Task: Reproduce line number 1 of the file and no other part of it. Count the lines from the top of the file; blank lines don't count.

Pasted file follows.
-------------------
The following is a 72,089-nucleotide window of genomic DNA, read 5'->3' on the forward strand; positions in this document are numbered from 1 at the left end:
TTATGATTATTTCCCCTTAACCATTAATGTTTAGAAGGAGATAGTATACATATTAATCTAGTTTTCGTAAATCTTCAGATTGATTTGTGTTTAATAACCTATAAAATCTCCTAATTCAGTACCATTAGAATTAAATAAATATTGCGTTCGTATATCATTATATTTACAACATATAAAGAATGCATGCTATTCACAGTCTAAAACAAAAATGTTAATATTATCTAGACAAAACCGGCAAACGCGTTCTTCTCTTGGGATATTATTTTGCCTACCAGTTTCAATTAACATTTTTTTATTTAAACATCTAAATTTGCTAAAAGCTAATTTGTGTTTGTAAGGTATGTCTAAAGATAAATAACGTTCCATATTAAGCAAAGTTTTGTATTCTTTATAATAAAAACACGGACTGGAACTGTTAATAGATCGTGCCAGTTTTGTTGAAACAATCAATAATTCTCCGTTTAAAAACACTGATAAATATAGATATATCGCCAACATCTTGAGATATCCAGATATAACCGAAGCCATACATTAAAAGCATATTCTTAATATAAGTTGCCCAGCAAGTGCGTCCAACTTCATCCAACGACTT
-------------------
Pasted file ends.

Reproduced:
The following is a 72,089-nucleotide window of genomic DNA, read 5'->3' on the forward strand; positions in this document are numbered from 1 at the left end: